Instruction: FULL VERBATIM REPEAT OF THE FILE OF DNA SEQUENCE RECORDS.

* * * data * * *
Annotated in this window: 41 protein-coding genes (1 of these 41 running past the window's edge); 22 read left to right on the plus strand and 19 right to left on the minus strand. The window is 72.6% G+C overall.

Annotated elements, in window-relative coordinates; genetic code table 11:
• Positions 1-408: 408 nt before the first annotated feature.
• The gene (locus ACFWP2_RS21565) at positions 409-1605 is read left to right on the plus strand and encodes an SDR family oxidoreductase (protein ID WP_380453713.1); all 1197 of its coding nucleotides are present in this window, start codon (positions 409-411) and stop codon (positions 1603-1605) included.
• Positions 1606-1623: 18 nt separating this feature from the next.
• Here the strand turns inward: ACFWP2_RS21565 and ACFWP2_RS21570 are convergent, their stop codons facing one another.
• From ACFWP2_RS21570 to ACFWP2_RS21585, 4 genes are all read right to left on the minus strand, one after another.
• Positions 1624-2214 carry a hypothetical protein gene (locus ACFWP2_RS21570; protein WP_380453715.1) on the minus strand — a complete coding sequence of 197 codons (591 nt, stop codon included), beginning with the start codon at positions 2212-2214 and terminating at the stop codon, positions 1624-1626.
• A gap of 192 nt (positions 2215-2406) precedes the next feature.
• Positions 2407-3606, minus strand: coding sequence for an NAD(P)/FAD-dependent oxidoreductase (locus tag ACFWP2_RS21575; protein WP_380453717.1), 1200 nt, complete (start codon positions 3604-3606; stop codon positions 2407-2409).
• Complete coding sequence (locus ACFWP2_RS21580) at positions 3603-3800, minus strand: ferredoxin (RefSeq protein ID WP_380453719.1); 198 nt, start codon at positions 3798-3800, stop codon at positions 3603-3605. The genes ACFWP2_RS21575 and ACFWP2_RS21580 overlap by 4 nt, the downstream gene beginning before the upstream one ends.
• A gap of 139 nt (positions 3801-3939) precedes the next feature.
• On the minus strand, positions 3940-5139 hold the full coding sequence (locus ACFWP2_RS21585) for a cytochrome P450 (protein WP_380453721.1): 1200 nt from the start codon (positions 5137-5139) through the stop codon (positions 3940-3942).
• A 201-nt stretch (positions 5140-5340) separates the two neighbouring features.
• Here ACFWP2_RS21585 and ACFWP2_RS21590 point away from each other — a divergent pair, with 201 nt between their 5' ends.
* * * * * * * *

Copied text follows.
Annotated in this window: 41 protein-coding genes (1 of these 41 running past the window's edge); 22 read left to right on the plus strand and 19 right to left on the minus strand. The window is 72.6% G+C overall.

Annotated elements, in window-relative coordinates; genetic code table 11:
• Positions 1-408: 408 nt before the first annotated feature.
• The gene (locus ACFWP2_RS21565) at positions 409-1605 is read left to right on the plus strand and encodes an SDR family oxidoreductase (protein ID WP_380453713.1); all 1197 of its coding nucleotides are present in this window, start codon (positions 409-411) and stop codon (positions 1603-1605) included.
• Positions 1606-1623: 18 nt separating this feature from the next.
• Here the strand turns inward: ACFWP2_RS21565 and ACFWP2_RS21570 are convergent, their stop codons facing one another.
• From ACFWP2_RS21570 to ACFWP2_RS21585, 4 genes are all read right to left on the minus strand, one after another.
• Positions 1624-2214 carry a hypothetical protein gene (locus ACFWP2_RS21570; protein WP_380453715.1) on the minus strand — a complete coding sequence of 197 codons (591 nt, stop codon included), beginning with the start codon at positions 2212-2214 and terminating at the stop codon, positions 1624-1626.
• A gap of 192 nt (positions 2215-2406) precedes the next feature.
• Positions 2407-3606, minus strand: coding sequence for an NAD(P)/FAD-dependent oxidoreductase (locus tag ACFWP2_RS21575; protein WP_380453717.1), 1200 nt, complete (start codon positions 3604-3606; stop codon positions 2407-2409).
• Complete coding sequence (locus ACFWP2_RS21580) at positions 3603-3800, minus strand: ferredoxin (RefSeq protein ID WP_380453719.1); 198 nt, start codon at positions 3798-3800, stop codon at positions 3603-3605. The genes ACFWP2_RS21575 and ACFWP2_RS21580 overlap by 4 nt, the downstream gene beginning before the upstream one ends.
• A gap of 139 nt (positions 3801-3939) precedes the next feature.
• On the minus strand, positions 3940-5139 hold the full coding sequence (locus ACFWP2_RS21585) for a cytochrome P450 (protein WP_380453721.1): 1200 nt from the start codon (positions 5137-5139) through the stop codon (positions 3940-3942).
• A 201-nt stretch (positions 5140-5340) separates the two neighbouring features.
• Here ACFWP2_RS21585 and ACFWP2_RS21590 point away from each other — a divergent pair, with 201 nt between their 5' ends.